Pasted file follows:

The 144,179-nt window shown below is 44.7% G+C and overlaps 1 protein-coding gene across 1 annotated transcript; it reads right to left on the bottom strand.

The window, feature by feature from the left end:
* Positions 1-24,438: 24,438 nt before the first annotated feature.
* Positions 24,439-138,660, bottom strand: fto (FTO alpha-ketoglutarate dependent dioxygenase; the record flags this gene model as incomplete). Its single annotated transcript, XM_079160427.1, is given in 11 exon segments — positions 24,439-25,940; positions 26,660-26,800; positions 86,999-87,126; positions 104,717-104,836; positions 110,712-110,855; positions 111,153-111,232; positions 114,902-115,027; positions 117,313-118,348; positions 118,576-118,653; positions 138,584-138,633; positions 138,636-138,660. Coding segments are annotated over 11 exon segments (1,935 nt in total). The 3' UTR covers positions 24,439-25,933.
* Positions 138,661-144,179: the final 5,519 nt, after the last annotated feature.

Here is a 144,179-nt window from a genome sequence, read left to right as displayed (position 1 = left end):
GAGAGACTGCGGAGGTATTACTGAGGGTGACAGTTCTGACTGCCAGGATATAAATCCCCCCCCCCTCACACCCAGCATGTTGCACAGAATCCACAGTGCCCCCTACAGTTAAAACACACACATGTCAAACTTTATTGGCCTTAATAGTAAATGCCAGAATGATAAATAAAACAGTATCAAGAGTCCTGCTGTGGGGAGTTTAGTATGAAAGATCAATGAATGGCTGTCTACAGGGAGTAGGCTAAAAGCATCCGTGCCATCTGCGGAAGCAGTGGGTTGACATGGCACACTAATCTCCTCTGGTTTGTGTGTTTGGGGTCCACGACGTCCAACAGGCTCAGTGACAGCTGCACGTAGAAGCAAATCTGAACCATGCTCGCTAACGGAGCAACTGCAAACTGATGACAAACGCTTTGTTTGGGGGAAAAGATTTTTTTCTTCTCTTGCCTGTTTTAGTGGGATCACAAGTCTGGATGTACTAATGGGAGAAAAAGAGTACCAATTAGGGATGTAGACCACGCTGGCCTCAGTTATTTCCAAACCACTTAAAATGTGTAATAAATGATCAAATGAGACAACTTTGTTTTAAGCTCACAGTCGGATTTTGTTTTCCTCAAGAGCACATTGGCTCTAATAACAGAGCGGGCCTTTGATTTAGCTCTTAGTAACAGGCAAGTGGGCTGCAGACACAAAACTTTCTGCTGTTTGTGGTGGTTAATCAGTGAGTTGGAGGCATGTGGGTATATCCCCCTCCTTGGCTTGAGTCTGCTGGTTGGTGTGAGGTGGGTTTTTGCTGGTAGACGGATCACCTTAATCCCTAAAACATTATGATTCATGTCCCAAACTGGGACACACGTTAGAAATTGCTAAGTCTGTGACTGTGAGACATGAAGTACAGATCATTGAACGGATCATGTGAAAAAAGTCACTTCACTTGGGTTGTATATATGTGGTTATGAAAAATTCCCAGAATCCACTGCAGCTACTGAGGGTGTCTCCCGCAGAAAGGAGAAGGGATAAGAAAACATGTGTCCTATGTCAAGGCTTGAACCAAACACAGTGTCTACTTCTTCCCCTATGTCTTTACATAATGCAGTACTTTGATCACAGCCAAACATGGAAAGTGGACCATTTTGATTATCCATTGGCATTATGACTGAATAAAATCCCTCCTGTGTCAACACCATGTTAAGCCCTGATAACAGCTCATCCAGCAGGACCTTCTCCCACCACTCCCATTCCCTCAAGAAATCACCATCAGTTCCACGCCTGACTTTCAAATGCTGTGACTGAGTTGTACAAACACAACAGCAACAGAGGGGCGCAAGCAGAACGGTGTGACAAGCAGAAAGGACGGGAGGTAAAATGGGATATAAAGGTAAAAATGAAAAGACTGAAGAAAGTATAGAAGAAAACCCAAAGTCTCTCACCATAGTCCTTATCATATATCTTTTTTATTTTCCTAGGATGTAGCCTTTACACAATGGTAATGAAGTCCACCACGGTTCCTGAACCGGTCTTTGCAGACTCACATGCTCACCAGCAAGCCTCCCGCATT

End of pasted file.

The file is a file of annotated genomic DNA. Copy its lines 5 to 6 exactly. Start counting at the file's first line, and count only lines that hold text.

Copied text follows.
* Positions 138,661-144,179: the final 5,519 nt, after the last annotated feature.

Here is a 144,179-nt window from a genome sequence, read left to right as displayed (position 1 = left end):